Who can forget this absolute public policy shocker by the RBA:
Ready for round eight? In it’s most recent Statement, the RBA noted:
Wages growth was broadly as expected in the September quarter. The majority of firms in the liaison program continue to expect little change in wages growth over the next year, and only very few firms expect stronger wages growth outcomes in the year ahead. There is also no indication that there will be changes to the government wage caps that have kept public sector wages growth stable over recent years.
The superannuation guarantee is legislated to increase from 9.5 per cent of ordinary time earnings to 12 per cent between 2021 and 2025. The increase will be gradually phased in with 0.5 percentage point annual increases from July 2021. Based on evidence from previous increases in superannuation as well as the international literature on increases in mandated benefits, it is expected that increases in superannuation payments will be offset to a large extent by lower wages growth outcomes. It is expected that the adjustment to each increase will take a couple of years, although the timing and extent of the adjustment is very uncertain. If the increase in the superannuation guarantee is not fully offset by lower wages growth, overall labour costs would increase for employers.
In terms of the forecasts, the increase in the guarantee is expected to largely offset the boost to wages growth from the gradual decline in labour market spare capacity.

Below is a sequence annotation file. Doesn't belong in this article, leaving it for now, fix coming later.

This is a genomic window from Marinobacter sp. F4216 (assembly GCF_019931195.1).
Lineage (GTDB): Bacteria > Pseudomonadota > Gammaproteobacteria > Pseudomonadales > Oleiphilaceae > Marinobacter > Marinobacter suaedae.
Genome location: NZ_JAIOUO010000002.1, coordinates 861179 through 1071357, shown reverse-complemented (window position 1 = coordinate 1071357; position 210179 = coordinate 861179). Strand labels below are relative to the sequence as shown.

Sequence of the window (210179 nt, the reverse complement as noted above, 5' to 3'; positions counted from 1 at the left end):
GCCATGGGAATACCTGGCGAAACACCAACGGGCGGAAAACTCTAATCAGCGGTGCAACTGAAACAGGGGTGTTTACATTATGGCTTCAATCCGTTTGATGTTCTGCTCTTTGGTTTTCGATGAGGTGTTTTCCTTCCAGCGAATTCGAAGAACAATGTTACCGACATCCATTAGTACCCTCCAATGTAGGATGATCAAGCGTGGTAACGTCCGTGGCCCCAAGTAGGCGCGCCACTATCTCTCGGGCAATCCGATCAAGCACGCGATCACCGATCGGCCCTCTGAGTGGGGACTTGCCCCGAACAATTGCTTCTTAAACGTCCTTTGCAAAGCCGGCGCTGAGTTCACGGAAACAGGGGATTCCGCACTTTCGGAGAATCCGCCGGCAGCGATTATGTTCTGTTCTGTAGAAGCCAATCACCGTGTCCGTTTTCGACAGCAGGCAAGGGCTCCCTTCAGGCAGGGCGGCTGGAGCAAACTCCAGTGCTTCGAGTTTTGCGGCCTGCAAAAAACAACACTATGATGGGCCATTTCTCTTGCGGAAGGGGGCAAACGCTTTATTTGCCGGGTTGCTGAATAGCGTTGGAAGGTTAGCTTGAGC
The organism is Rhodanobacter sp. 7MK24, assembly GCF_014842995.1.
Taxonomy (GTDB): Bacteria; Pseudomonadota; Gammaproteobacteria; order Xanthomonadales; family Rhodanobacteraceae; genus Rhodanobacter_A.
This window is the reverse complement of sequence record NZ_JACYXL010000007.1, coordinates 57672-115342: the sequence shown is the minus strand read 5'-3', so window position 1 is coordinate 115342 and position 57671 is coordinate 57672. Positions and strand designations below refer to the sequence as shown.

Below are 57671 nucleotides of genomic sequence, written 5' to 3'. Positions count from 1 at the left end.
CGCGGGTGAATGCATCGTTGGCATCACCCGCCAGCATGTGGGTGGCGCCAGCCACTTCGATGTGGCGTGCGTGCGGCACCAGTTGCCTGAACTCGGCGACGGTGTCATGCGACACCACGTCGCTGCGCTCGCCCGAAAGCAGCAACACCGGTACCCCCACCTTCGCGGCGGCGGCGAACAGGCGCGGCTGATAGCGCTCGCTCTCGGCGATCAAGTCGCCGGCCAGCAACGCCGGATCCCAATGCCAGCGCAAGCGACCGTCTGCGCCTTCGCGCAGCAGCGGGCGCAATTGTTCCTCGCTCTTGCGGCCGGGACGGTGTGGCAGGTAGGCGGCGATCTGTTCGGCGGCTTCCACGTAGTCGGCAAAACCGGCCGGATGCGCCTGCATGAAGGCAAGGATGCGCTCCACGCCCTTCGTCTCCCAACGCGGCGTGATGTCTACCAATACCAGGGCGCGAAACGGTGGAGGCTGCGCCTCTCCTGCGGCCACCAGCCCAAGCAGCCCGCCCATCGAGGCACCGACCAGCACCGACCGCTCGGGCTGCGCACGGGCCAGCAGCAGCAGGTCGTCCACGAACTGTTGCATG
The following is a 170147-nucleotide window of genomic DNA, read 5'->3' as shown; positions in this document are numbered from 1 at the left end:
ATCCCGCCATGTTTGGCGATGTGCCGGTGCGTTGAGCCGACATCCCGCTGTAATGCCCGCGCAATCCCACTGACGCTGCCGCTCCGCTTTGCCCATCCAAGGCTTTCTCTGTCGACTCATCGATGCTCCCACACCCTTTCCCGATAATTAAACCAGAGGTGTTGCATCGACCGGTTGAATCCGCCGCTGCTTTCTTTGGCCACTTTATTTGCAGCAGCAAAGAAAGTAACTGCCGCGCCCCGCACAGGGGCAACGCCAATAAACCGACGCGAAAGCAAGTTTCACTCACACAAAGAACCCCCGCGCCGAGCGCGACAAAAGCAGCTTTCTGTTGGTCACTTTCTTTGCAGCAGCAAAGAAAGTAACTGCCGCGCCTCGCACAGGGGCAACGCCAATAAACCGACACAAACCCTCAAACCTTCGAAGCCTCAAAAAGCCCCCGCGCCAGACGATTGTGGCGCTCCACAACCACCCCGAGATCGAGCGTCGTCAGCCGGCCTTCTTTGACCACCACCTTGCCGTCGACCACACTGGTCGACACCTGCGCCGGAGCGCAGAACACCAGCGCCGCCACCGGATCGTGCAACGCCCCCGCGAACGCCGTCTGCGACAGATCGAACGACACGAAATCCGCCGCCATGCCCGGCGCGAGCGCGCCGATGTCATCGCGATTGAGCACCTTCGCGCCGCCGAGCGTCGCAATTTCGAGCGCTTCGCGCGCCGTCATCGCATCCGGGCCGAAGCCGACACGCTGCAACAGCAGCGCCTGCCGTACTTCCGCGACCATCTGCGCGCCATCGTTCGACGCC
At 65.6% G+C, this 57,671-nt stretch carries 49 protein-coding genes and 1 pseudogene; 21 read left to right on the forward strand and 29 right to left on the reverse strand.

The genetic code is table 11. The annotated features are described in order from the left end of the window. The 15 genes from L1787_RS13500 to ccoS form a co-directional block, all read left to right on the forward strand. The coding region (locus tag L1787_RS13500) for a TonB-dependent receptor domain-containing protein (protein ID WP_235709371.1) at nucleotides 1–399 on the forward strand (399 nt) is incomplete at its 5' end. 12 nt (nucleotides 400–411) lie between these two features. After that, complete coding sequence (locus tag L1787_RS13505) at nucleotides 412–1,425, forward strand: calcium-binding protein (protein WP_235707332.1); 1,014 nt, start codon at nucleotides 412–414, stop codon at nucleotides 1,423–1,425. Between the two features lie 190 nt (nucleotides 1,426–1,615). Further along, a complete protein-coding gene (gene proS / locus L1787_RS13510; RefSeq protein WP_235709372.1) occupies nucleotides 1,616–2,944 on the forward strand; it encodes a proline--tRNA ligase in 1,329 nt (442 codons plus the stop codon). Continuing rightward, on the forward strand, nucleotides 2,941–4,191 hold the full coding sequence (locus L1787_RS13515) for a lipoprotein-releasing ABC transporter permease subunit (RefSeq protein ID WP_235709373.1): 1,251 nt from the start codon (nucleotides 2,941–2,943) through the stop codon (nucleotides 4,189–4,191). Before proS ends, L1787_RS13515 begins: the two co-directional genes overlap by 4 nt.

What expected boost? Wages growth is falling as the labour market loosens:
And it is going to get worse. via Credit Suisse:
This is before we factor in any COVID-19 impact. Include that, plus the super guarantee if it goes ahead, and wages growth is going straight back to where it was in 2017, before we even begin to discuss bearish virus scenarios.
As we all know, without wages growth, there will be no inflation.
Why has the RBA unilaterally absolved itself of its only reason for being? It appears to be ignorance, willful or otherwise, at Bloomie:
“The big shock, the big surprise, has been the rise in labor force participation,” Lowe said in parliamentary testimony Feb. 7. “There has been no shortage of jobs growth in Australia. In fact, it’s been very strong. But it’s been met with a lot of extra labor supply. That’s not the case, I think, in the United States.”
…Ian Harper, who sits on the RBA’s nine-member board, says the sluggish wages and hiring strength are part of the same story. “Jobs are growing because wages are not — or not much — and so the cost of labor is relatively cheap,” he says.
Why has participation risen? Because a permanent immigration shock has created a structural output gap in Australia. An output gap is a measure of idle economic capacity. Sadly for Aussie workers, the OECD forecast is for Australia’s output gap to yawn to its widest in forty years through 2021:
If it is are right, and I can’t see why not, then wages growth is going to plunge from here.
As a nation, we used to sensibly modulate the rate of immigration to the needs of the labour market. But now we throw open the borders no matter what and label all objection “racist”. Ironically led by the useful idiots of the left.
This means that, in the absence of some external sector boom, there is always too much labour. This has expressed itself as a structural decline in full time work and rise of part time, as well as the rise of wage theft.
In short, there’s heaps of work, you just can’t make any money. So participation rises as households put more people to work for less.
Sadly for Australian workers, a woke RBA will never reach its wage or inflation targets because it will never factor in immigration.